Early in the night there was usually a game or two for the entire group. After that most people sat and chatted or played games in smaller groups. 

If anyone fell asleep around the campfire they would get drawn on. But the rule was that they could only be drawn on by members of the same section. I got to partake in this ritual hazing on the second night when one of the younger horn players fell asleep pretty early in the night. 

At midnight every night we sang songs (I mean, it is a music club). It always started with the same three: the song for Franken, the song for Bavaria, and then the German national anthem. There were words and music for the first two, but the national anthem they said "you all know it from memory"... so I just hummed along after the only three words I knew ("einigkeit und recht und freiheit"). At least I knew the melody. And, unfortunately for everyone else that was present, on the first night 
they had me sing the Star Spangled Banner. Alone. I mean, it was pretty bad (probably on par with the usual sorostitute that sings at the Basketball games), but at least I didn't forget the words! Thankfully, I only had to do it that once (I'm sure they decided they didn't want to have to suffer through it again). After the standard songs, we would sometimes sing for a little while longer, either well-known German songs or old pop songs (Hey Jude came up a few times). 

More often, however, we sang my favorite kind of songs. For lack of better word, I will call them the prost songs (prost means cheers). I don't know whether to love it because it's such a German thing to always cheers while drinking, or to love it because it's such a music nerd thing to have songs for it. Musicians are the same all over the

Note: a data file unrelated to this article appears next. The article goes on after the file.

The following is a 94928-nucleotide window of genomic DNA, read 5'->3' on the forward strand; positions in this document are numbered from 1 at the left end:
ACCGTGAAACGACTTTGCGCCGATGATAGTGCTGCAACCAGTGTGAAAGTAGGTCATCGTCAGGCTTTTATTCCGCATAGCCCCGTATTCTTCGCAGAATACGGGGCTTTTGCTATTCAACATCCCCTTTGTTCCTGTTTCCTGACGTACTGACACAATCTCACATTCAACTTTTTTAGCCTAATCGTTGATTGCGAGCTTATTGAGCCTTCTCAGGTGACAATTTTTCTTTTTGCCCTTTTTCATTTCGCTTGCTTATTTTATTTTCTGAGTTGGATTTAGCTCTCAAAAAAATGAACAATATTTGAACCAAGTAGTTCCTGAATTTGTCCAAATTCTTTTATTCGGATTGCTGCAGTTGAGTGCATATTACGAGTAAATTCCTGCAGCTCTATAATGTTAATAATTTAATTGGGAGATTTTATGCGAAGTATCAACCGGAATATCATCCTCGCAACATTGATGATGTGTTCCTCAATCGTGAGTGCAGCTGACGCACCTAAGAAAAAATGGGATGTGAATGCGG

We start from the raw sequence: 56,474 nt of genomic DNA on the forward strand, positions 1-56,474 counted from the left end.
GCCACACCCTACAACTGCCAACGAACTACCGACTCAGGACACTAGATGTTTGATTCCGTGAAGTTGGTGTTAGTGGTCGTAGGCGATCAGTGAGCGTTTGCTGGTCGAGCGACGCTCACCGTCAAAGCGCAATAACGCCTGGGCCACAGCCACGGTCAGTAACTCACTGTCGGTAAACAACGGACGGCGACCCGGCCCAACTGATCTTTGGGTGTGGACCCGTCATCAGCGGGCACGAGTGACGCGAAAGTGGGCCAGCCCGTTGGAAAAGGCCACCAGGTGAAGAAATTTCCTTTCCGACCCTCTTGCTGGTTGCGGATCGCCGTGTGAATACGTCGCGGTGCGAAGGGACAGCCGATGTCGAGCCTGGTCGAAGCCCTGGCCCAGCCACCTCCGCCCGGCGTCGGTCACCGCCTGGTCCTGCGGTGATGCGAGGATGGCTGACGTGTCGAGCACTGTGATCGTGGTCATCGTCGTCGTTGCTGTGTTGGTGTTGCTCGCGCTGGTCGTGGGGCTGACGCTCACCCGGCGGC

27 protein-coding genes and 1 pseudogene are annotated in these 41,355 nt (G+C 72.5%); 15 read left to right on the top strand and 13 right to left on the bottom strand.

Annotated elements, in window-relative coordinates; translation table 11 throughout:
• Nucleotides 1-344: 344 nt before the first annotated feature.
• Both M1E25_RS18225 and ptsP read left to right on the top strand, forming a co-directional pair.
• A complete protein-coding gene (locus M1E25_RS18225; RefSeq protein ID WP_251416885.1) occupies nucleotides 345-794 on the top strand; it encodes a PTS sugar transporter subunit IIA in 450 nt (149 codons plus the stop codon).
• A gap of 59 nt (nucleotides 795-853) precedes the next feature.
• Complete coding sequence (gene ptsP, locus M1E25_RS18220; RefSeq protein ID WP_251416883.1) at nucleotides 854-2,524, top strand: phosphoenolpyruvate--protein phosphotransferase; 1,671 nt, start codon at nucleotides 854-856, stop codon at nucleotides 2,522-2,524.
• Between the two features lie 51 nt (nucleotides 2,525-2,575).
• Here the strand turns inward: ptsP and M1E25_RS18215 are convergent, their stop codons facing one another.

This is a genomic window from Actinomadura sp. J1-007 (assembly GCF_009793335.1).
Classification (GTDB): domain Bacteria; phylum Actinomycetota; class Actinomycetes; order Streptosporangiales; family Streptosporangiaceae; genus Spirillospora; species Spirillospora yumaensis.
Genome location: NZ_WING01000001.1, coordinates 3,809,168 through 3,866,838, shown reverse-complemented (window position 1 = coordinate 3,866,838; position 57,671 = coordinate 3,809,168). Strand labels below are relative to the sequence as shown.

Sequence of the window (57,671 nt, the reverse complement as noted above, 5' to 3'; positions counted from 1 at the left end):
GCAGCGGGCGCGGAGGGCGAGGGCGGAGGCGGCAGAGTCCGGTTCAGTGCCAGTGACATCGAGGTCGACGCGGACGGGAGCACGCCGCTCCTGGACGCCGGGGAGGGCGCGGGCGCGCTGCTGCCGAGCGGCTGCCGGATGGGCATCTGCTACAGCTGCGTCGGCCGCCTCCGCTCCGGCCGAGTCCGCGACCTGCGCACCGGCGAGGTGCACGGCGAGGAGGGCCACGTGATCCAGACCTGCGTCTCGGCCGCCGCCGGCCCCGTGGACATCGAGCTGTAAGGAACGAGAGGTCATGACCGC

world, for the record. 

So I will leave you now to reflect on the Lagerfeuer with a Zeltlager recording of "Ein Prost mit harmonischem Klangen" ("A cheers with harmony")

Wednesday, August 24, 2011

Happy Anniversary!

I'd like to wish a happy first anniversary to das Blog

It honestly almost passed by without notice (hence this post coming a day late). 

It's a weird feeling, hitting the one year mark. On one hand, it feels like yesterday that I was standing out on the curb of Hartsfield Jackson with my mom trying to hold on to the last box of mac and cheese and still stay under the baggage weight limit. But on the other hand, it feels like that was a lifetime ago. 

Although the year was not without stress from time to time (and then some), I can't help but feel really proud of myself for being able to write this post right now.